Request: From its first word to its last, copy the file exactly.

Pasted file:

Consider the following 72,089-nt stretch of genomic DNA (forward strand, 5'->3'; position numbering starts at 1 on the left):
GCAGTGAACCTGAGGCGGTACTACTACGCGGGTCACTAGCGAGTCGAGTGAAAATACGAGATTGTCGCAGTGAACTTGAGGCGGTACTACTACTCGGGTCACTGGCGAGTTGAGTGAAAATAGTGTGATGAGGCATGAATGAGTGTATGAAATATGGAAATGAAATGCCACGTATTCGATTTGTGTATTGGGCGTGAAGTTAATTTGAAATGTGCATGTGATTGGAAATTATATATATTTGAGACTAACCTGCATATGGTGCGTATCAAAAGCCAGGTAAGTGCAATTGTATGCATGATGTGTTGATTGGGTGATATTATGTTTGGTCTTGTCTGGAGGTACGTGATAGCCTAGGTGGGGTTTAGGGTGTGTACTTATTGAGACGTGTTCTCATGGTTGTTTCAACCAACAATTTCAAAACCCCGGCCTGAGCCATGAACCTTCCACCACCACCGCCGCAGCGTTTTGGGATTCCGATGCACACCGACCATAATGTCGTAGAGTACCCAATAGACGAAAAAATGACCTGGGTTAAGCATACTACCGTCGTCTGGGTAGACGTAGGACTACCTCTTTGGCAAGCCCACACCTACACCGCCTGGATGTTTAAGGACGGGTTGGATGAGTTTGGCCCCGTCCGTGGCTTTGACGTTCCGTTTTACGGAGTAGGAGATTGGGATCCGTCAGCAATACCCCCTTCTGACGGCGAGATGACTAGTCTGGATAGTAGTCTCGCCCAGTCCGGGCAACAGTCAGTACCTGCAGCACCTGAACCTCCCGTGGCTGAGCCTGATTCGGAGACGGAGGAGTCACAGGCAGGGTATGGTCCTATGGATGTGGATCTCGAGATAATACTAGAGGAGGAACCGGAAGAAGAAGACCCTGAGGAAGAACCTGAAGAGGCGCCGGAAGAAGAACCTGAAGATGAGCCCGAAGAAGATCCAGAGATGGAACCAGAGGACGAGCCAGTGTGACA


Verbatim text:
Consider the following 72,089-nt stretch of genomic DNA (forward strand, 5'->3'; position numbering starts at 1 on the left):
GCAGTGAACCTGAGGCGGTACTACTACGCGGGTCACTAGCGAGTCGAGTGAAAATACGAGATTGTCGCAGTGAACTTGAGGCGGTACTACTACTCGGGTCACTGGCGAGTTGAGTGAAAATAGTGTGATGAGGCATGAATGAGTGTATGAAATATGGAAATGAAATGCCACGTATTCGATTTGTGTATTGGGCGTGAAGTTAATTTGAAATGTGCATGTGATTGGAAATTATATATATTTGAGACTAACCTGCATATGGTGCGTATCAAAAGCCAGGTAAGTGCAATTGTATGCATGATGTGTTGATTGGGTGATATTATGTTTGGTCTTGTCTGGAGGTACGTGATAGCCTAGGTGGGGTTTAGGGTGTGTACTTATTGAGACGTGTTCTCATGGTTGTTTCAACCAACAATTTCAAAACCCCGGCCTGAGCCATGAACCTTCCACCACCACCGCCGCAGCGTTTTGGGATTCCGATGCACACCGACCATAATGTCGTAGAGTACCCAATAGACGAAAAAATGACCTGGGTTAAGCATACTACCGTCGTCTGGGTAGACGTAGGACTACCTCTTTGGCAAGCCCACACCTACACCGCCTGGATGTTTAAGGACGGGTTGGATGAGTTTGGCCCCGTCCGTGGCTTTGACGTTCCGTTTTACGGAGTAGGAGATTGGGATCCGTCAGCAATACCCCCTTCTGACGGCGAGATGACTAGTCTGGATAGTAGTCTCGCCCAGTCCGGGCAACAGTCAGTACCTGCAGCACCTGAACCTCCCGTGGCTGAGCCTGATTCGGAGACGGAGGAGTCACAGGCAGGGTATGGTCCTATGGATGTGGATCTCGAGATAATACTAGAGGAGGAACCGGAAGAAGAAGACCCTGAGGAAGAACCTGAAGAGGCGCCGGAAGAAGAACCTGAAGATGAGCCCGAAGAAGATCCAGAGATGGAACCAGAGGACGAGCCAGTGTGACA